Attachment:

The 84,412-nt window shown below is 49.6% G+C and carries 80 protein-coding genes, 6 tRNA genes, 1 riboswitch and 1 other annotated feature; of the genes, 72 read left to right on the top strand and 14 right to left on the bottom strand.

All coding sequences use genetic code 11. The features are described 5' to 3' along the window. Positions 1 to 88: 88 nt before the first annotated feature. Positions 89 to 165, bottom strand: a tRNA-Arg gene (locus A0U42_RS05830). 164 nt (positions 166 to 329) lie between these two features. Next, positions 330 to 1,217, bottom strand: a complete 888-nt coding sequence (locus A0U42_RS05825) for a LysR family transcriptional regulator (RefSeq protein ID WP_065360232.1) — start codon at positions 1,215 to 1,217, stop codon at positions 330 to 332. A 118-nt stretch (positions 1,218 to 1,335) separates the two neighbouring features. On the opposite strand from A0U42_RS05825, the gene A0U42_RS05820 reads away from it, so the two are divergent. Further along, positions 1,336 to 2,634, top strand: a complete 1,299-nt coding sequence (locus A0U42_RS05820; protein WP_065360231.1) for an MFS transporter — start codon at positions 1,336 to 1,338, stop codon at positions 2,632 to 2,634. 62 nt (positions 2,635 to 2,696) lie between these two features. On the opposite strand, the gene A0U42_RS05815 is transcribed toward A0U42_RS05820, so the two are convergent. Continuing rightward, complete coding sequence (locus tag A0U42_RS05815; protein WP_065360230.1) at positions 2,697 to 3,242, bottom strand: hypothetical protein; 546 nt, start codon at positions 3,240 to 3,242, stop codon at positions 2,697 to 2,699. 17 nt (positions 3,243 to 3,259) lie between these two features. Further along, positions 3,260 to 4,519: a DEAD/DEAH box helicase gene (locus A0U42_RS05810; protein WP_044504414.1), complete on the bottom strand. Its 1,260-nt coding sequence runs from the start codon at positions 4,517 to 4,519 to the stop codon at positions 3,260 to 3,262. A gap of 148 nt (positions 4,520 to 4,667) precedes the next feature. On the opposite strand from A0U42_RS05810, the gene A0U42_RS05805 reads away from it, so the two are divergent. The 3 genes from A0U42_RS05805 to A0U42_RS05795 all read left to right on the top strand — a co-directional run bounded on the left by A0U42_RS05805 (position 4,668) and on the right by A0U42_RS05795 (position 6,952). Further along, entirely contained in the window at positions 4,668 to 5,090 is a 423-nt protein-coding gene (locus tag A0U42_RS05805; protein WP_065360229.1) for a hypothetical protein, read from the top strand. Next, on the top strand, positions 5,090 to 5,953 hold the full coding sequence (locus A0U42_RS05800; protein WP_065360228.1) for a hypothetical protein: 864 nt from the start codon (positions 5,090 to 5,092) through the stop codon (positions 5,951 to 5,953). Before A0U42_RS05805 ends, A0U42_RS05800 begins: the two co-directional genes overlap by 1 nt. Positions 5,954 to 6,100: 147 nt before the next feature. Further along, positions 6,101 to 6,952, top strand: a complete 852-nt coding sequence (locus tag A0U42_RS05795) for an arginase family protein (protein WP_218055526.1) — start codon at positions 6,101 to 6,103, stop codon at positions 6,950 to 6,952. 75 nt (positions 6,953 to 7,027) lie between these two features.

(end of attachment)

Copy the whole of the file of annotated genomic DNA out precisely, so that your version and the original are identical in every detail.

The 84,412-nt window shown below is 49.6% G+C and carries 80 protein-coding genes, 6 tRNA genes, 1 riboswitch and 1 other annotated feature; of the genes, 72 read left to right on the top strand and 14 right to left on the bottom strand.

All coding sequences use genetic code 11. The features are described 5' to 3' along the window. Positions 1 to 88: 88 nt before the first annotated feature. Positions 89 to 165, bottom strand: a tRNA-Arg gene (locus A0U42_RS05830). 164 nt (positions 166 to 329) lie between these two features. Next, positions 330 to 1,217, bottom strand: a complete 888-nt coding sequence (locus A0U42_RS05825) for a LysR family transcriptional regulator (RefSeq protein ID WP_065360232.1) — start codon at positions 1,215 to 1,217, stop codon at positions 330 to 332. A 118-nt stretch (positions 1,218 to 1,335) separates the two neighbouring features. On the opposite strand from A0U42_RS05825, the gene A0U42_RS05820 reads away from it, so the two are divergent. Further along, positions 1,336 to 2,634, top strand: a complete 1,299-nt coding sequence (locus A0U42_RS05820; protein WP_065360231.1) for an MFS transporter — start codon at positions 1,336 to 1,338, stop codon at positions 2,632 to 2,634. 62 nt (positions 2,635 to 2,696) lie between these two features. On the opposite strand, the gene A0U42_RS05815 is transcribed toward A0U42_RS05820, so the two are convergent. Continuing rightward, complete coding sequence (locus tag A0U42_RS05815; protein WP_065360230.1) at positions 2,697 to 3,242, bottom strand: hypothetical protein; 546 nt, start codon at positions 3,240 to 3,242, stop codon at positions 2,697 to 2,699. 17 nt (positions 3,243 to 3,259) lie between these two features. Further along, positions 3,260 to 4,519: a DEAD/DEAH box helicase gene (locus A0U42_RS05810; protein WP_044504414.1), complete on the bottom strand. Its 1,260-nt coding sequence runs from the start codon at positions 4,517 to 4,519 to the stop codon at positions 3,260 to 3,262. A gap of 148 nt (positions 4,520 to 4,667) precedes the next feature. On the opposite strand from A0U42_RS05810, the gene A0U42_RS05805 reads away from it, so the two are divergent. The 3 genes from A0U42_RS05805 to A0U42_RS05795 all read left to right on the top strand — a co-directional run bounded on the left by A0U42_RS05805 (position 4,668) and on the right by A0U42_RS05795 (position 6,952). Further along, entirely contained in the window at positions 4,668 to 5,090 is a 423-nt protein-coding gene (locus tag A0U42_RS05805; protein WP_065360229.1) for a hypothetical protein, read from the top strand. Next, on the top strand, positions 5,090 to 5,953 hold the full coding sequence (locus A0U42_RS05800; protein WP_065360228.1) for a hypothetical protein: 864 nt from the start codon (positions 5,090 to 5,092) through the stop codon (positions 5,951 to 5,953). Before A0U42_RS05805 ends, A0U42_RS05800 begins: the two co-directional genes overlap by 1 nt. Positions 5,954 to 6,100: 147 nt before the next feature. Further along, positions 6,101 to 6,952, top strand: a complete 852-nt coding sequence (locus tag A0U42_RS05795) for an arginase family protein (protein WP_218055526.1) — start codon at positions 6,101 to 6,103, stop codon at positions 6,950 to 6,952. 75 nt (positions 6,953 to 7,027) lie between these two features.